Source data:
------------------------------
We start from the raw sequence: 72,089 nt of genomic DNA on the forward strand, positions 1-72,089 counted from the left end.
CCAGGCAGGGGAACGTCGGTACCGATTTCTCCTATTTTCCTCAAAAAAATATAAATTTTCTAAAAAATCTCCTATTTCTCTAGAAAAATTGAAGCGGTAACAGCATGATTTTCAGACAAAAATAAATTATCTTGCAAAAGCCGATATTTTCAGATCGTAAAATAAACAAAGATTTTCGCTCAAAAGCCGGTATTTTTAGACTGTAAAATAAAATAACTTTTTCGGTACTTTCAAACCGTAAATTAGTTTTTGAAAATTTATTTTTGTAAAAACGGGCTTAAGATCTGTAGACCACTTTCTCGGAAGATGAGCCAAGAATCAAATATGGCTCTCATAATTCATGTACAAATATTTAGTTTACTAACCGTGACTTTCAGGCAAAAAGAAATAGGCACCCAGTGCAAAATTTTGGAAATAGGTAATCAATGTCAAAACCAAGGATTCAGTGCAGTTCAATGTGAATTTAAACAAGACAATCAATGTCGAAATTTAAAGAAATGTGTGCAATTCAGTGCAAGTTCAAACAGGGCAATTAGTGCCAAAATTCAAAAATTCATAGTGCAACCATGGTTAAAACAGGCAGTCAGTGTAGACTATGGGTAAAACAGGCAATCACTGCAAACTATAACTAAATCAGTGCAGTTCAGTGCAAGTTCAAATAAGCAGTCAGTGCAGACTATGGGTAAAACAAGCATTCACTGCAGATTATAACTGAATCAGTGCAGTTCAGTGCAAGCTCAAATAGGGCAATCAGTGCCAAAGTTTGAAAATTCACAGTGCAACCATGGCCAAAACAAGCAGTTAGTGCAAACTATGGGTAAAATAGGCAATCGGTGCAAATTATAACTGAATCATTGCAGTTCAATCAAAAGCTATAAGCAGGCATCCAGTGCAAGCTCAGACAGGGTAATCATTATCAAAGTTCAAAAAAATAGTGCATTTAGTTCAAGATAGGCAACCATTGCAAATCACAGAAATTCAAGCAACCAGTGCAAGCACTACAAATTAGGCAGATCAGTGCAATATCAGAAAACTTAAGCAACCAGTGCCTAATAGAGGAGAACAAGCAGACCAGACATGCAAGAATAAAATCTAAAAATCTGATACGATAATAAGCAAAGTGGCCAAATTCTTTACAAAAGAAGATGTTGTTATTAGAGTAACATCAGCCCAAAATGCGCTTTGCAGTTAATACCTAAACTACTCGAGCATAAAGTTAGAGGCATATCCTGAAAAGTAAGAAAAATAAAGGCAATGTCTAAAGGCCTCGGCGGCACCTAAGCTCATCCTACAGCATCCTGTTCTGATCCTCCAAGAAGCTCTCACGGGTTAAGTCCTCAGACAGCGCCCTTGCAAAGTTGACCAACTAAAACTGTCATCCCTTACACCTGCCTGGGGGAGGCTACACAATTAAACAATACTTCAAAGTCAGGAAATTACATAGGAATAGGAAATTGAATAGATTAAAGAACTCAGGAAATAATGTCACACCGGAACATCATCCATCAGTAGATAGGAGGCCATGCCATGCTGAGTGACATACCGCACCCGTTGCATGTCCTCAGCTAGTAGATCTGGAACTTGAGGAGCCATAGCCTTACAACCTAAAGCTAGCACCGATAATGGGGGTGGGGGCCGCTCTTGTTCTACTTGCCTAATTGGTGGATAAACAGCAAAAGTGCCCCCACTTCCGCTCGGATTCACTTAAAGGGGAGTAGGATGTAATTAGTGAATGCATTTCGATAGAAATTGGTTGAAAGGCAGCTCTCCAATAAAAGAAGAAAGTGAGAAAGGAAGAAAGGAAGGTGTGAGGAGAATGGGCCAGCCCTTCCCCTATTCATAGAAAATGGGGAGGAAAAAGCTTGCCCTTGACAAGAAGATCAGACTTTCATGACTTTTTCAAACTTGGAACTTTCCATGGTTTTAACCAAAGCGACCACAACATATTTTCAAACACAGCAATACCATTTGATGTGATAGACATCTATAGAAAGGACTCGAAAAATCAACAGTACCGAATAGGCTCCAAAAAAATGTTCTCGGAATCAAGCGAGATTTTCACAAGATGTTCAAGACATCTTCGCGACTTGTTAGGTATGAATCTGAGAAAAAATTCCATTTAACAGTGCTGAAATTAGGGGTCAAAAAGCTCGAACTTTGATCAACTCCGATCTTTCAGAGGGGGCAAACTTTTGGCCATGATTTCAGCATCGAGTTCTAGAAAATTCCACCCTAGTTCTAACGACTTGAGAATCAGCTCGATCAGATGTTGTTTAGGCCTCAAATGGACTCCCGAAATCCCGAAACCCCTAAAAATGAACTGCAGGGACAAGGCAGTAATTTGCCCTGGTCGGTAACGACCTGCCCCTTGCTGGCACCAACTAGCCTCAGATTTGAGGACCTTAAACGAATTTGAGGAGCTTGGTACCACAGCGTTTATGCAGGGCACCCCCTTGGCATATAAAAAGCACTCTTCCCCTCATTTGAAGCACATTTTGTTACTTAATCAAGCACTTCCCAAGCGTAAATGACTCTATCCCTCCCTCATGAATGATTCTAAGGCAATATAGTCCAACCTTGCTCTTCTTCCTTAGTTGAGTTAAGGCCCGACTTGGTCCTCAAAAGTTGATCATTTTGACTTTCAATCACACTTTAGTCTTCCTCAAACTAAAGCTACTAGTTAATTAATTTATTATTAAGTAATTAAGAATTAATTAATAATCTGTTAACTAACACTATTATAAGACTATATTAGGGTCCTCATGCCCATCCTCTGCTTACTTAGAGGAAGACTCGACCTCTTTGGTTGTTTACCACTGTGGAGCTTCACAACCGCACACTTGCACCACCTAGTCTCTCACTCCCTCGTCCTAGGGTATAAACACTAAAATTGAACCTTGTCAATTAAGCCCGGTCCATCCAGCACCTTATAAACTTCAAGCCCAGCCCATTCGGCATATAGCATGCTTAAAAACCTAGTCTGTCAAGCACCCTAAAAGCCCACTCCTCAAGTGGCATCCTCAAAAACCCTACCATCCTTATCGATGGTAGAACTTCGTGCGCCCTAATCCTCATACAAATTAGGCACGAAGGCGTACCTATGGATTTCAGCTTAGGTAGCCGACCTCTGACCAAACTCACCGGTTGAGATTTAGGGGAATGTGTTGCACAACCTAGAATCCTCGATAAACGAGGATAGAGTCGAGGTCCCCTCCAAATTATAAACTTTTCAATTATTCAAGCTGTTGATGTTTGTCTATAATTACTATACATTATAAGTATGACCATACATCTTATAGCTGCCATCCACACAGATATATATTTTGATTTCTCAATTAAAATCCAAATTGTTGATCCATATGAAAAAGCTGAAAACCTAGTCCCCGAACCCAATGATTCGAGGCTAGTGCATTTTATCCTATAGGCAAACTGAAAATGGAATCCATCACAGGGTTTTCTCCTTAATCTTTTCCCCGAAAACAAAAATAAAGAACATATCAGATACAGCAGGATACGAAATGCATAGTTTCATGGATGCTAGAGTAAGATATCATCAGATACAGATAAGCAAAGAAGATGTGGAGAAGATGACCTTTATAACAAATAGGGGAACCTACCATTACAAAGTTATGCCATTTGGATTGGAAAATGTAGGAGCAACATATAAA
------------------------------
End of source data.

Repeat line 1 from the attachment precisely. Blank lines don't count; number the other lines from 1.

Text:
We start from the raw sequence: 72,089 nt of genomic DNA on the forward strand, positions 1-72,089 counted from the left end.